In the period from July 2022 through the end of June 2023, the EU-27 imported just under 4 million tonnes of palm oil. This was around 934,000 tonnes or 19 per cent less than the year before. The main importing country in the EU was Spain, receiving 1.2 million tonnes, which was up around 4 per cent on the 2021/22 marketing season. It was followed by the Netherlands as second most important importer with 1.2 million tonnes. However, the country's imports were just less than 19 per cent short of the previous year's volume of 1.4 million tonnes. With regard to Dutch imports, it should be noted that ports such as Rotterdam or Amsterdam are central destinations for overseas imports and serve as ports of entry into the EU from where palm oil is shipped on to other EU member states. Also, the Netherlands is an important European location for the production of biofuels.

According to investigations conducted by Agrarmarkt Informations-Gesellschaft (mbH), the decline in palm oil imports to Italy was more pronounced. At 803,000 tonnes, the country's imports were around 38 per cent smaller than in the 2021/22 reference period. The slump in Belgian palm oil imports was even sharper, with imports falling 42 per cent to 100,000 tonnes. By contrast, Germany imported significantly more palm oil from abroad. At 359,000 tonnes, imports were up just less than one fourth in 2022/23 compared to the previous crop year. 

The Union zur Förderung von Oel- und Proteinpflanzen (UFOP) has welcomed the general decrease in palm oil imports. The association attributes this trend mainly to the decline in using palm oil as a feedstock in biodiesel fuel and hydrotreated vegetable oil (HVO) production. However, it is critical of the fact that in the same period imports of questionable biofuels from China to the EU saw a massive increase. Such biofuels were declared to be so-called advanced biofuels, but there were strong doubts about the correctness of the certifications and required proofs of raw material origin.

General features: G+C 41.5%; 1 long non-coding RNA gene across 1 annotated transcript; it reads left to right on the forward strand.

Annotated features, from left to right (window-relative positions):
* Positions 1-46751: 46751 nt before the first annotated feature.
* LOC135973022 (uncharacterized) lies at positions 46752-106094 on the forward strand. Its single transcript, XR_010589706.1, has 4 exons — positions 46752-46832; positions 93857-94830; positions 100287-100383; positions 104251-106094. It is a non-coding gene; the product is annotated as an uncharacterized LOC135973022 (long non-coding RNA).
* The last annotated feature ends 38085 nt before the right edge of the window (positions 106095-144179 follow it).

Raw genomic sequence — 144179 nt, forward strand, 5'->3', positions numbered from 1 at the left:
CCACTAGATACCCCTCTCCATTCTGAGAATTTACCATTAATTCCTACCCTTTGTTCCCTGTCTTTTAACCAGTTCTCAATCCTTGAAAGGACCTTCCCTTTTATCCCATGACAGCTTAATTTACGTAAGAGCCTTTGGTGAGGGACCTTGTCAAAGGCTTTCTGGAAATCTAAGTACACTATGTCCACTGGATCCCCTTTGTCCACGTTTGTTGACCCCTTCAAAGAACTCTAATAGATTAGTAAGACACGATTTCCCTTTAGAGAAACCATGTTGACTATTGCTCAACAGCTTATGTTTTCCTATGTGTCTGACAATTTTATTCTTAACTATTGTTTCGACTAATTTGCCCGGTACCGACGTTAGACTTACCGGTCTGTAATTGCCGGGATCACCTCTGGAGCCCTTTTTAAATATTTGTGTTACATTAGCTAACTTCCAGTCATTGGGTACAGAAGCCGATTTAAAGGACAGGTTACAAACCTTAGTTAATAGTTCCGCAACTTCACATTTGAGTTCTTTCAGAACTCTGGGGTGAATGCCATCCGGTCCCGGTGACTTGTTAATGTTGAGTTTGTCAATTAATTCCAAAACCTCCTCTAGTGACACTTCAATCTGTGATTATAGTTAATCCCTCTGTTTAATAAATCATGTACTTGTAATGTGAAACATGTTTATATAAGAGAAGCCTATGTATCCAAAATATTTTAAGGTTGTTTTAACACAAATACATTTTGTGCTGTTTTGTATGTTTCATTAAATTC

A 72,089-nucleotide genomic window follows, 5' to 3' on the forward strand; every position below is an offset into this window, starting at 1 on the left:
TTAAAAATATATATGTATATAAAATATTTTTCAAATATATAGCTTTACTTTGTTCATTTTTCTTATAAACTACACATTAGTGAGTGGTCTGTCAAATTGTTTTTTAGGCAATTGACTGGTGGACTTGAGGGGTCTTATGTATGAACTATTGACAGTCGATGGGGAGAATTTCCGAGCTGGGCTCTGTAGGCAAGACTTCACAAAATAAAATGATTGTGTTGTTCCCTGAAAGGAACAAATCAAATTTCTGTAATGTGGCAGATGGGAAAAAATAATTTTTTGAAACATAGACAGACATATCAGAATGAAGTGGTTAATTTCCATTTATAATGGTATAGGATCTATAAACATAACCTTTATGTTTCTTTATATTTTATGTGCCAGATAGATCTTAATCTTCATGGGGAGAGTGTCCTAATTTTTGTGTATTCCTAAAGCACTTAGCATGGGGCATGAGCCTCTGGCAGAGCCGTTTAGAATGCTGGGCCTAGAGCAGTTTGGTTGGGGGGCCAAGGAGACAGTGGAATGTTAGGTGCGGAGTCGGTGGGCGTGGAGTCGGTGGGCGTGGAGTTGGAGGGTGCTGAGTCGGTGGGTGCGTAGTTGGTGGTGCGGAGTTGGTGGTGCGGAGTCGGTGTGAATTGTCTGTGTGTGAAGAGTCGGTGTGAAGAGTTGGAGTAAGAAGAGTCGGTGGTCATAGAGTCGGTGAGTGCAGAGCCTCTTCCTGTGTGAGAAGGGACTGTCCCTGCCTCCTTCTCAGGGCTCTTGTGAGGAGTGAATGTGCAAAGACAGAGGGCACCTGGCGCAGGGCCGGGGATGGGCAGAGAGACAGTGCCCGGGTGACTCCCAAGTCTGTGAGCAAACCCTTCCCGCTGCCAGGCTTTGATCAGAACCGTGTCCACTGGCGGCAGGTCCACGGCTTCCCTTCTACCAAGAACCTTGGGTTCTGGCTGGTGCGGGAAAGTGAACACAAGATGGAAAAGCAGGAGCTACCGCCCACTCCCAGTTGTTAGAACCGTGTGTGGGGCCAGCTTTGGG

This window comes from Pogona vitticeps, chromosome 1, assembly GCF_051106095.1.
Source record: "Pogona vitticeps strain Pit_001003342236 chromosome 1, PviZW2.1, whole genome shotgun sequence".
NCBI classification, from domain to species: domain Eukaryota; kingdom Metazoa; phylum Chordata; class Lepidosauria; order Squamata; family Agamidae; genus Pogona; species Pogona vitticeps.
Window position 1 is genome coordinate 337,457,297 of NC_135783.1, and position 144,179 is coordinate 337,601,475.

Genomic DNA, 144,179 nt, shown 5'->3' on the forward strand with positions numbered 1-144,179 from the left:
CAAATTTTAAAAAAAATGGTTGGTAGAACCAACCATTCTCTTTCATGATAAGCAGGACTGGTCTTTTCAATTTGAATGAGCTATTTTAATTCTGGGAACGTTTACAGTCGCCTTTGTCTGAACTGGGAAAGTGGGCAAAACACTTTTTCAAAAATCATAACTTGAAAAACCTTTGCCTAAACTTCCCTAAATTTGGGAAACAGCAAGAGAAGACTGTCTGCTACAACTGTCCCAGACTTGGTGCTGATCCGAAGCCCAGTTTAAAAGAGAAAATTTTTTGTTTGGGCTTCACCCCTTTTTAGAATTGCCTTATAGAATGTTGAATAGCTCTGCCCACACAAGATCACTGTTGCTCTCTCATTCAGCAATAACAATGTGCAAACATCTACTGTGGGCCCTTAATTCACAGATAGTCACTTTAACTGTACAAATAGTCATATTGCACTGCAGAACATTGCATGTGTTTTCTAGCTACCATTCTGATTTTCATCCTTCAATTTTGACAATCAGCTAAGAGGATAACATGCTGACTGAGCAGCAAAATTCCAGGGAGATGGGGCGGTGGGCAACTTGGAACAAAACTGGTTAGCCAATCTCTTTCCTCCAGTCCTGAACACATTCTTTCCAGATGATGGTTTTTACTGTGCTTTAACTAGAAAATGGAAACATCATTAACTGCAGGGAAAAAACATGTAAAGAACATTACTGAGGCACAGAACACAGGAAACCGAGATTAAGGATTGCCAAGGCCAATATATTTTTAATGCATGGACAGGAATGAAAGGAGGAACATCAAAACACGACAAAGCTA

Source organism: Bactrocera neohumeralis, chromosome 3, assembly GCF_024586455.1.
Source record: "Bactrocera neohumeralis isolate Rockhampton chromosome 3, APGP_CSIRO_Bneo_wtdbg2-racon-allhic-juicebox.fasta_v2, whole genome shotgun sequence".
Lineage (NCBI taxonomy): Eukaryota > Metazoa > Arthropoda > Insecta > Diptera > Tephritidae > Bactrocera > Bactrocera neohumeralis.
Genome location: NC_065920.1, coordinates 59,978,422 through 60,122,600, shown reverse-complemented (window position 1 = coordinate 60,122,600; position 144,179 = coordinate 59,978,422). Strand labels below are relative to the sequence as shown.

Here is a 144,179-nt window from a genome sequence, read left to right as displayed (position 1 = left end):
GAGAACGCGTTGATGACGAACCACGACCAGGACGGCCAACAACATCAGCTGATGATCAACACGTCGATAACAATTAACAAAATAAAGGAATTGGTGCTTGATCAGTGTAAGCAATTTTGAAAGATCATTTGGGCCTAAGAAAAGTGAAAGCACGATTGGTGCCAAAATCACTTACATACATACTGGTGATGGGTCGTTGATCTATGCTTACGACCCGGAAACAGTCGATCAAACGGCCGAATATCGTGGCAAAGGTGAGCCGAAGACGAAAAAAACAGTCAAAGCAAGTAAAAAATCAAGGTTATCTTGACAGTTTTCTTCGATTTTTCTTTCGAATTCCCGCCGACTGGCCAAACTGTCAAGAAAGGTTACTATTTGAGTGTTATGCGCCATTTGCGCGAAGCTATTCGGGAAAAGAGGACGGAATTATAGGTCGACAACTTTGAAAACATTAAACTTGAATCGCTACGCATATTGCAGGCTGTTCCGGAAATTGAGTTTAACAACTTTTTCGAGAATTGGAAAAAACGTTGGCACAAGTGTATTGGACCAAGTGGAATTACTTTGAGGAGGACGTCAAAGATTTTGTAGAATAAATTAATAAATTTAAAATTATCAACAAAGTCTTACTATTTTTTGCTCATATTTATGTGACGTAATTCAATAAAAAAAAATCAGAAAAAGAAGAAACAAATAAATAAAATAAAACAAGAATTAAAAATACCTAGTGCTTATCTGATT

EU member states are all required to phase out the crediting of biofuels from palm oil towards national blending mandates or greenhouse gas reduction quotas no later than 2030. In Germany, such crediting has already been disallowed since January 2023; imports for the purpose of processing for export are still possible. Alongside Germany, there are other member states that have also already excluded crediting of palm oil-based biofuels, including France, Italy, Austria, Belgium and Sweden.

The UFOP expects that in the future the domestic "oil source" rapeseed oil will gain importance as an "iLUC free" feedstock alternative, because rapeseed is grown in crop rotations in traditional agricultural regions. According to the outcome of the trialogue negotiations to amend the Renewable Energy Directive (Red III), the EU Commission has to present a report no later than 1 September 2023, which report is to investigate whether soybean oil should also be classified as "iLUC feedstock".


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Chart of the week (28 2023)

Australia remained primary rapeseed supplier to the EU in 2022/23

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At 7.3 million tonnes, EU-27 rapeseed imports from non-EU countries clearly exceeded the previous year's volume of 5.5 million tonnes. This translates to a 33 per cent rise. On the other hand, European soybean imports fell short of the previous year's level.